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February 7, 2017
“What’s the point? It’s such a short trip. I should’ve just done the semester. I’m going to regret this.”
Those were the thoughts ricocheting through my mind as I went through my packing checklist the night before my flight to Barcelona, Spain. The time had finally come. I was accepted into CISabroad’s January term to study in the global city center of the world and I was angry with myself that I wasn’t more excited.
I had consistently put off the study abroad application process throughout the years. Finally, I made it work. I spent hours researching, watching videos and sending emails. I couldn’t wait for the semester to be over. But as soon as the time came, the feeling of anxiety trumped any feelings of enthusiasm and anticipation.
Before I knew it, it was 7 p.m. on Jan. 1. A woman with an accent spoke over the microphone.
“Group three ready to board.”
Little did I know, there were three other students on the same flight heading for the same three-week experience.
Ironically enough, both my biggest concern and what I look forward to most when venturing off alone to a foreign place is meeting new people. Will I find my people? Will I feel comfortable? I pride myself on being a friendly and outgoing person, but the initial meetings are always quite nerve-wracking.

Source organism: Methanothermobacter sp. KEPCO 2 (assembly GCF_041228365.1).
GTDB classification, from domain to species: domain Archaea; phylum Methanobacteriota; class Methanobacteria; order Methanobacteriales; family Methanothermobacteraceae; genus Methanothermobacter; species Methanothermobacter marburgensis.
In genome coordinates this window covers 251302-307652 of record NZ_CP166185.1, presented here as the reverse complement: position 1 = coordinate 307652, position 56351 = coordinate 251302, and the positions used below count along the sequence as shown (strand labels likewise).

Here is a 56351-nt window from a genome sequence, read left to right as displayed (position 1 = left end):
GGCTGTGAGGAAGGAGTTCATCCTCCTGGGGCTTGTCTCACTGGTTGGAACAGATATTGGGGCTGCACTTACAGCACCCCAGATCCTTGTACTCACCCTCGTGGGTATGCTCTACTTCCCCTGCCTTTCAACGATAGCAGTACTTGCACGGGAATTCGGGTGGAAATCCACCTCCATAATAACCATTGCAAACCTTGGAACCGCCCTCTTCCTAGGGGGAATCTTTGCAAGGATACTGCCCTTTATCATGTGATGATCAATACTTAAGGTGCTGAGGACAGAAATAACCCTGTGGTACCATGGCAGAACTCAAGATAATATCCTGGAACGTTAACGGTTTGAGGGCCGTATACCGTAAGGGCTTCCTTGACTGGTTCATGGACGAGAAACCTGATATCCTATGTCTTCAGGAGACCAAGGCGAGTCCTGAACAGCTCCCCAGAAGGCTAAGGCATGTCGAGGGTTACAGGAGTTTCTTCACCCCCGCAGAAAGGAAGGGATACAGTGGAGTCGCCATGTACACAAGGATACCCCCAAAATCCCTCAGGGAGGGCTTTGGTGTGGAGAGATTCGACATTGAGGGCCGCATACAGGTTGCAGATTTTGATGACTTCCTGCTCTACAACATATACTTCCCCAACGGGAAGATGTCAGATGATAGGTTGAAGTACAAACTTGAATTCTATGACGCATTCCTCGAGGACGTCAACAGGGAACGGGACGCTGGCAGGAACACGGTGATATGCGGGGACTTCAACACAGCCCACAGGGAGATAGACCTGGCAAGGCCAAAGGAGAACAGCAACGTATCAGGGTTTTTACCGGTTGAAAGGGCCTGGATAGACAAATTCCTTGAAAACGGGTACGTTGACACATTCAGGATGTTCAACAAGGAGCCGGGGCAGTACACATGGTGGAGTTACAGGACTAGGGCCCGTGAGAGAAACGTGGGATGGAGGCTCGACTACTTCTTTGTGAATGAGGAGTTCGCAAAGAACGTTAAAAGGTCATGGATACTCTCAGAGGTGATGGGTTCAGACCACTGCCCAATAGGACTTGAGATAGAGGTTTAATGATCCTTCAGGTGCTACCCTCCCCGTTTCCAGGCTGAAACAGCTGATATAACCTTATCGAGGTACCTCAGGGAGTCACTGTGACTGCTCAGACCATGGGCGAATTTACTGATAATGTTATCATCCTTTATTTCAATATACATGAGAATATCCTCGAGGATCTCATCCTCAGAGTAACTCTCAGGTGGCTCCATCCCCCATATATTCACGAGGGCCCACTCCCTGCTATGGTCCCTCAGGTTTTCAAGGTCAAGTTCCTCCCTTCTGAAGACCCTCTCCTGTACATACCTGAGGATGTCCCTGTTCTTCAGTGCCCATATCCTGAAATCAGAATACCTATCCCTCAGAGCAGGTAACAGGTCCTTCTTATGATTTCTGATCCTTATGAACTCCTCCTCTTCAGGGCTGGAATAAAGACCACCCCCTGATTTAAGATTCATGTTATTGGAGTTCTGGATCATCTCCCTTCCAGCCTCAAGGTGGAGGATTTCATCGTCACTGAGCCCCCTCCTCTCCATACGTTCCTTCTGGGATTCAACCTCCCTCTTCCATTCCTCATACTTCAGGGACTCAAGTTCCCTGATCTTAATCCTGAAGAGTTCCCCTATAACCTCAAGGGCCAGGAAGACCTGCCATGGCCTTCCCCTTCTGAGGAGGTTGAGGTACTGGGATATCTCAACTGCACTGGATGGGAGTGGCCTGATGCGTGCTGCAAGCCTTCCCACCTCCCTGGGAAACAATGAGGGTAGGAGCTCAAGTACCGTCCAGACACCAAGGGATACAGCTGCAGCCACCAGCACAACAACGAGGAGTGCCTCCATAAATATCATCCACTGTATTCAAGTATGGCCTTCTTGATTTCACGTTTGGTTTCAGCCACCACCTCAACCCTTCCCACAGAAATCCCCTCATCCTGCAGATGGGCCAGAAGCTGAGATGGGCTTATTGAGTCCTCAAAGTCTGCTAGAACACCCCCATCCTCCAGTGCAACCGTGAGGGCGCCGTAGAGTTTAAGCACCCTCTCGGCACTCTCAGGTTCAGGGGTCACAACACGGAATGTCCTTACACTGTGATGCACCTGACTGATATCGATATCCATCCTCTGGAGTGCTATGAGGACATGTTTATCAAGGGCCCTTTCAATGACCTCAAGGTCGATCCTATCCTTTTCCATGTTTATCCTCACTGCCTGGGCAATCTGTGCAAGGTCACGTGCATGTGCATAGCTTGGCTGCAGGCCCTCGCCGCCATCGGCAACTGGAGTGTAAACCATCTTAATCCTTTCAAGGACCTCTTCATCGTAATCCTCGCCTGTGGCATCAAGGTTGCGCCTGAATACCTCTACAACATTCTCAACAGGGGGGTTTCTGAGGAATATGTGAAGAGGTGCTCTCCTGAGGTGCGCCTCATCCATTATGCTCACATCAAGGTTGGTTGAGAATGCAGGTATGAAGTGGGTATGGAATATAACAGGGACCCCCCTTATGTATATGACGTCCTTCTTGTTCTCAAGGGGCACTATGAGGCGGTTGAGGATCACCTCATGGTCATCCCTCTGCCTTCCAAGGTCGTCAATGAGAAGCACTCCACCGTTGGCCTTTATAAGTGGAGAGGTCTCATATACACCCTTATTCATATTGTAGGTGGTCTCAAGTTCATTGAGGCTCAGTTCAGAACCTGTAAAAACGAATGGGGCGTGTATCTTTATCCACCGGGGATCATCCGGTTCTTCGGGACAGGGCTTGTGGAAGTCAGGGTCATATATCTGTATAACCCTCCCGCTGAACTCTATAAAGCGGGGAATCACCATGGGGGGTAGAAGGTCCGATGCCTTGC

It didn’t take long for me to realize that all of the anxiety and stress I felt before my send-off to Barcelona would rapidly vanish. Since the program was three weeks as opposed to the semester-long four-month trip, it only took a couple of hours before meeting and hitting it off with the other students.
Three weeks later, I’d be on the verge of tears knowing I may never see some of those people ever again. Some of the greatest friendships I will ever know are the ones I’ve made while traveling. In those moments, I can be my most authentic self because no one knows me at all. I can ignore the daily stressors that seem to sidetrack my mind from what’s truly important to me while at school, and focus on creating genuine connections with people from all different walks of life.
So the answer to my questions — Will I find my people? Will I feel comfortable? — Undeniably so. And I am forever grateful for that.
Whether you go away for a weekend, three weeks or three months, you will learn something. It may be something about yourself, about someone else or simple values you wish to live by moving forward, but I promise you, you will leave with a deeper understanding of the world. This experience has given me a broader perspective and an appreciation for the unknown and the different, something rarely taught in the classroom.
Three weeks studying abroad may sound like the semester-long’s baby brother. Logistically speaking, it probably is. But don’t let that fool you. Three weeks was the perfect amount of time. I saw more, did more and ate more than I could have ever imagined and I left a better version of myself because of that.
So, if you’ve made it this far, and if there’s one thing I hope you take away from my experience, it is this: It’s never too late and never too short. You’d be surprised how much you can get out of a “measly” three-week trip.
That was more than one, but you get the idea. Never say no to a once-in-a-lifetime opportunity like this one.
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